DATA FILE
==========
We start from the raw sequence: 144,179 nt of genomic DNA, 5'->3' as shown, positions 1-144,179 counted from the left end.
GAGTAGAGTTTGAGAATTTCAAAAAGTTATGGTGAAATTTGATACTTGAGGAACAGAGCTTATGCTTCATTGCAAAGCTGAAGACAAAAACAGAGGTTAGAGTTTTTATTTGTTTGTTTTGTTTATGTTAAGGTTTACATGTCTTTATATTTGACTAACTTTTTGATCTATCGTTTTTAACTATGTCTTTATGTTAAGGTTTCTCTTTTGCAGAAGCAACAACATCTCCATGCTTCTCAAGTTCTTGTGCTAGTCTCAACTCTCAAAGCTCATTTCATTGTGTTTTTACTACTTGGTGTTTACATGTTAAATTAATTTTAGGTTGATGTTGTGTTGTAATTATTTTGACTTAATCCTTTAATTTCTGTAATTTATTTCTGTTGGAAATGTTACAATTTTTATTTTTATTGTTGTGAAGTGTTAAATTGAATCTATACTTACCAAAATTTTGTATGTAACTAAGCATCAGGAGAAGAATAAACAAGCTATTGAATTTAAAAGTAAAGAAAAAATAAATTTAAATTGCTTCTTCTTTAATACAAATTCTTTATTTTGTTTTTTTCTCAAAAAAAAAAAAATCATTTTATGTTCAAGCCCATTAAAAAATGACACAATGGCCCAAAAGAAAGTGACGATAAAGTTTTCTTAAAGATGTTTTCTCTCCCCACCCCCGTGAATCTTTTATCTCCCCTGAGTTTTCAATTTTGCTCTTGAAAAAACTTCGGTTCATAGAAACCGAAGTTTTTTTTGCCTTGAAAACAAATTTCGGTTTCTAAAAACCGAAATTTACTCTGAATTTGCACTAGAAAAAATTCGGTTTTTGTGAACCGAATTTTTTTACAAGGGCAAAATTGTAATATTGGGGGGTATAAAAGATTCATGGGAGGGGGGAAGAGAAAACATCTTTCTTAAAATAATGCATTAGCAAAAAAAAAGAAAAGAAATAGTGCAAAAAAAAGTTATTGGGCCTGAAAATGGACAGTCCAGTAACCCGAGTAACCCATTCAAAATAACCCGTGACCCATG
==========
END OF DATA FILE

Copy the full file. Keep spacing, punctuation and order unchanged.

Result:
We start from the raw sequence: 144,179 nt of genomic DNA, 5'->3' as shown, positions 1-144,179 counted from the left end.
GAGTAGAGTTTGAGAATTTCAAAAAGTTATGGTGAAATTTGATACTTGAGGAACAGAGCTTATGCTTCATTGCAAAGCTGAAGACAAAAACAGAGGTTAGAGTTTTTATTTGTTTGTTTTGTTTATGTTAAGGTTTACATGTCTTTATATTTGACTAACTTTTTGATCTATCGTTTTTAACTATGTCTTTATGTTAAGGTTTCTCTTTTGCAGAAGCAACAACATCTCCATGCTTCTCAAGTTCTTGTGCTAGTCTCAACTCTCAAAGCTCATTTCATTGTGTTTTTACTACTTGGTGTTTACATGTTAAATTAATTTTAGGTTGATGTTGTGTTGTAATTATTTTGACTTAATCCTTTAATTTCTGTAATTTATTTCTGTTGGAAATGTTACAATTTTTATTTTTATTGTTGTGAAGTGTTAAATTGAATCTATACTTACCAAAATTTTGTATGTAACTAAGCATCAGGAGAAGAATAAACAAGCTATTGAATTTAAAAGTAAAGAAAAAATAAATTTAAATTGCTTCTTCTTTAATACAAATTCTTTATTTTGTTTTTTTCTCAAAAAAAAAAAAATCATTTTATGTTCAAGCCCATTAAAAAATGACACAATGGCCCAAAAGAAAGTGACGATAAAGTTTTCTTAAAGATGTTTTCTCTCCCCACCCCCGTGAATCTTTTATCTCCCCTGAGTTTTCAATTTTGCTCTTGAAAAAACTTCGGTTCATAGAAACCGAAGTTTTTTTTGCCTTGAAAACAAATTTCGGTTTCTAAAAACCGAAATTTACTCTGAATTTGCACTAGAAAAAATTCGGTTTTTGTGAACCGAATTTTTTTACAAGGGCAAAATTGTAATATTGGGGGGTATAAAAGATTCATGGGAGGGGGGAAGAGAAAACATCTTTCTTAAAATAATGCATTAGCAAAAAAAAAGAAAAGAAATAGTGCAAAAAAAAGTTATTGGGCCTGAAAATGGACAGTCCAGTAACCCGAGTAACCCATTCAAAATAACCCGTGACCCATG